Other attacks include the head of Government Communication and Information Services and the president of the Black Management Forum, Mzwanele Manyi’s suggestion, in March 2011, that there were too many Indians in KwaZulu-Natal and that many bought their way to the top.
Trevor Manuel, national planning minister at the time, wrote an open letter to Manyi, in which he called him a “worst-order racist”.
In October 2010, when he was the leader of the ANCYL, Malema made reference to “amakula” (a derogatory term for Indians) when addressing a meeting in Thembelihle, “where service-delivery protests have been lent a sharper edge by perceptions that Indian residents of nearby Lenasia are treated better by the government”.
More recently, as leader of the EFF, Malema referred to Indians as exploiters.
A newspaper had questioned Malema’s motives: “What is Malema’s intention in using such language – perhaps to incite a Rwandan-style genocide? We are no rainbow nation. That much is clear. And the glibness with which supposed leaders manipulate race and dispossession to fight their causes will surely come back to haunt us all. We have already witnessed the shocking atrocity of foreigners being attacked and killed in South Africa. This time, if we are not careful, it will be our people who are targeted.”
One possible reason for the anti-Indian hype, according to the late Professor Fatima Meer, was that “when the majority community is beset by want, anxiety, dissatisfaction and fear, it tends to exhibit a lack of compassion and tolerance for minorities. It may become dangerously hostile when the minority community next to it … is prospering and on the rise socially, economically and politically”.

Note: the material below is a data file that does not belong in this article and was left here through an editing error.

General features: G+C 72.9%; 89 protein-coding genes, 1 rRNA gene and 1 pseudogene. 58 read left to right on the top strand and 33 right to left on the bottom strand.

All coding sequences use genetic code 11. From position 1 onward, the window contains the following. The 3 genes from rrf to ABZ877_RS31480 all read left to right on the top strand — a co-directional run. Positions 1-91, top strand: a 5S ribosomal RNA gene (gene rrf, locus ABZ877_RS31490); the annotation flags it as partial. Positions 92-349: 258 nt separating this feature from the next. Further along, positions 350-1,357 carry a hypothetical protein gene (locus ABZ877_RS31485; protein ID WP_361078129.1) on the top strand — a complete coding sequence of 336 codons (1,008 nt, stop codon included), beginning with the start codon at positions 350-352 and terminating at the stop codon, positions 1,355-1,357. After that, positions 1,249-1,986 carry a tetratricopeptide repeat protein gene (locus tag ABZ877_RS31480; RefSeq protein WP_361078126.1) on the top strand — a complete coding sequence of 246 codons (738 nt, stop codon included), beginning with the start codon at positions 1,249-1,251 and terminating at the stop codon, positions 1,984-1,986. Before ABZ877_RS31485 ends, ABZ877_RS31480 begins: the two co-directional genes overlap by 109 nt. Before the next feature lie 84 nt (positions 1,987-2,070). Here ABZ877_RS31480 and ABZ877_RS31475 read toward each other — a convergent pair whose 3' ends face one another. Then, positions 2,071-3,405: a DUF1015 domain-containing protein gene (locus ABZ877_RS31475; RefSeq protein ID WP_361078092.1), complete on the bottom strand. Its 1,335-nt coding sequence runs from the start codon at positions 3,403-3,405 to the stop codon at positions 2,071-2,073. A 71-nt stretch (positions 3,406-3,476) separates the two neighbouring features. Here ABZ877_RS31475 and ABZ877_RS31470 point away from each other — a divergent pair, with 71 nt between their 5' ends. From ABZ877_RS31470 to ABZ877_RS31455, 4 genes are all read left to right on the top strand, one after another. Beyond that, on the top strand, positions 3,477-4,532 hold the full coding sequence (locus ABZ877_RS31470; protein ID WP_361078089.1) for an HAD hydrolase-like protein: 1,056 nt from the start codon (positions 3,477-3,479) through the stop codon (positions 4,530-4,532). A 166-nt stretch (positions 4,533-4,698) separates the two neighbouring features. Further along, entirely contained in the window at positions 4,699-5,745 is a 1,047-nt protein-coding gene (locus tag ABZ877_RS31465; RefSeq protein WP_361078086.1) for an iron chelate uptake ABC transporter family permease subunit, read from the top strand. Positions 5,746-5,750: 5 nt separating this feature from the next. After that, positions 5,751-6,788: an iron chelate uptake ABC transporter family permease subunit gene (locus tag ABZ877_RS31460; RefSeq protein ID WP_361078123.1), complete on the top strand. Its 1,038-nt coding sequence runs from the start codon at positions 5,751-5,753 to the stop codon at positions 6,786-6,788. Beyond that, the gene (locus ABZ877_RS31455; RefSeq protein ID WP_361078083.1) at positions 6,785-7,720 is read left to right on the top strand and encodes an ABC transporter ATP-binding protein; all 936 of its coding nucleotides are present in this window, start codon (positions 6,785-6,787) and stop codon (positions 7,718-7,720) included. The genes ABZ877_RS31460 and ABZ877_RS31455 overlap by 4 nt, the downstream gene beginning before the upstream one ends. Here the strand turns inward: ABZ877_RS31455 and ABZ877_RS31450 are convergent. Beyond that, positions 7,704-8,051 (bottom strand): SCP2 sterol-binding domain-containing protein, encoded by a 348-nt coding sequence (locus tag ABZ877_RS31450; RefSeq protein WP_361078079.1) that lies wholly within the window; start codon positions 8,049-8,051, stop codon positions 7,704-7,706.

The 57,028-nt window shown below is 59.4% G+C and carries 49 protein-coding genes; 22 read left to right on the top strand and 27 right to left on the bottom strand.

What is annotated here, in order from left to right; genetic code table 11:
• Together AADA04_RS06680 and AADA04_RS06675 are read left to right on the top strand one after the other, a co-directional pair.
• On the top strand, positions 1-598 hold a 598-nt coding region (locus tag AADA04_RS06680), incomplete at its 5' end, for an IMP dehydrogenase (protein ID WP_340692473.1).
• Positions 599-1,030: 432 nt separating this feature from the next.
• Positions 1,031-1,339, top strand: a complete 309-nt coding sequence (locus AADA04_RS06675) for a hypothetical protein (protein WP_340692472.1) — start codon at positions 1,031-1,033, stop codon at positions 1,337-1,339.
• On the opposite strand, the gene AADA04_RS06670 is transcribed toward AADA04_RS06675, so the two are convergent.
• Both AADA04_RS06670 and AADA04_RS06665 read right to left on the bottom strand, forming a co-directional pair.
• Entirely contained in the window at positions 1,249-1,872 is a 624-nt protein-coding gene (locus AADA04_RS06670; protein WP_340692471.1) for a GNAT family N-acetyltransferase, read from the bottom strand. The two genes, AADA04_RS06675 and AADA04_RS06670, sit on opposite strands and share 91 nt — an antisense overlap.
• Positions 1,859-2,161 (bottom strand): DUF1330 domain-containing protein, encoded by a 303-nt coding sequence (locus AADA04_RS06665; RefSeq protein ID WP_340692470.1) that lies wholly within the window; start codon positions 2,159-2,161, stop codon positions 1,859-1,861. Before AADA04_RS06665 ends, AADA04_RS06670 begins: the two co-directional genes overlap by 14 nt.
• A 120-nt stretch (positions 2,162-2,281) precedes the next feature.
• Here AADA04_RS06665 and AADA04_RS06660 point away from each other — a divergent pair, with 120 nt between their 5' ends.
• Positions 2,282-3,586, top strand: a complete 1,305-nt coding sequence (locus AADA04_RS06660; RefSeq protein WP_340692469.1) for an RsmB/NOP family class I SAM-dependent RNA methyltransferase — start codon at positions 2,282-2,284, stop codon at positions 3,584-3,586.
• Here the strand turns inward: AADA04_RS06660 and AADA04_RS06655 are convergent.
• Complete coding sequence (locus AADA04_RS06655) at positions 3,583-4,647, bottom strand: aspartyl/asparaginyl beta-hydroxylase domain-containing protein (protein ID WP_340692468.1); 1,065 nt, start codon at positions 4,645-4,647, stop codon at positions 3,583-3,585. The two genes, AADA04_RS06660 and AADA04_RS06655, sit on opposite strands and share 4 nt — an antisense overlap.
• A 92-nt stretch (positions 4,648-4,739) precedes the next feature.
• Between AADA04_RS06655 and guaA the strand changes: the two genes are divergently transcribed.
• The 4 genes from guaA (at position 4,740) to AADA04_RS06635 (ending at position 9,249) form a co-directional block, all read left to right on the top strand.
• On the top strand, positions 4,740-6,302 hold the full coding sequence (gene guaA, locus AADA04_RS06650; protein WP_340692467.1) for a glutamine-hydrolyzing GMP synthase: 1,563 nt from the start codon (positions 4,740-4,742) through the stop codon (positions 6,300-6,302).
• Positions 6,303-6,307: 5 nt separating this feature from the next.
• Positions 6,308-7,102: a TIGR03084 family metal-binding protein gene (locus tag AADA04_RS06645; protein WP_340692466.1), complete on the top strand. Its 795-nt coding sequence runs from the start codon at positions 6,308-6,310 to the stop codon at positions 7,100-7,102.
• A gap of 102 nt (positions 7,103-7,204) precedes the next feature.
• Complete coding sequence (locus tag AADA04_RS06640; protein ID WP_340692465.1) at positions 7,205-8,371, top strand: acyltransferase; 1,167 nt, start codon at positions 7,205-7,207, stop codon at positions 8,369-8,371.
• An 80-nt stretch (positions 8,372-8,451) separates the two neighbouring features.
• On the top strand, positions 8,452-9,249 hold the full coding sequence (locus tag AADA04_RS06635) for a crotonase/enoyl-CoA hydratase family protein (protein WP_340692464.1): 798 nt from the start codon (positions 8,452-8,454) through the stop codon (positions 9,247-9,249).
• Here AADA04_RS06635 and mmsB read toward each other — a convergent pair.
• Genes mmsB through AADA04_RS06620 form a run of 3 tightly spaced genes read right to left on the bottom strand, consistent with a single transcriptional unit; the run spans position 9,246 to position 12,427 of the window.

As racism, tribalism, ethnic chauvinism, xenophobia, cronyism and the celebration of mediocrity become pronounced in the new South Africa, and the ruling elite blatantly flout democratic principles forged on the anvil of Struggle, the passive descendants of indentured labourers increasingly feel disillusioned, marginalised and excluded from the rainbow nation, and anxiously retreat into their religious and cultural cocoons. Some pray that subliminal connections with India become stronger.
Retired Judge Thumba Pillay expressed outrage “that there is an almost deafening silence from the high-profile leadership within the Indian community; those who enjoy the confidence of, and pay homage to, the ruling party”.
A major problem has been a dearth of credible leadership in the community, who can represent the working class and the poor. Largely because of a lack of astute leadership, Indians face the possibility of being politically marginalised.
The various deprecatory comments and racial slurs made over the past decade may well be an appropriate warning to the South African Indian community to awake and arise from their apathetic slumber.
For a worst-case scenario, google “Idi Amin and the Asian expulsion”.
A silent question is whether it is possible to build a democratic, progressive platform from the grassroots level for constructive engagement with the government of the day that could articulate the problems and challenges facing the South African Indian community, without becoming the surrogate of any political party.
(Extract from a paper to be presented at the 100-year Commemoration Symposium of the Formal Abolition of Indenture on Saturday at the 1860 Heritage Centre in Derby Street, Durban).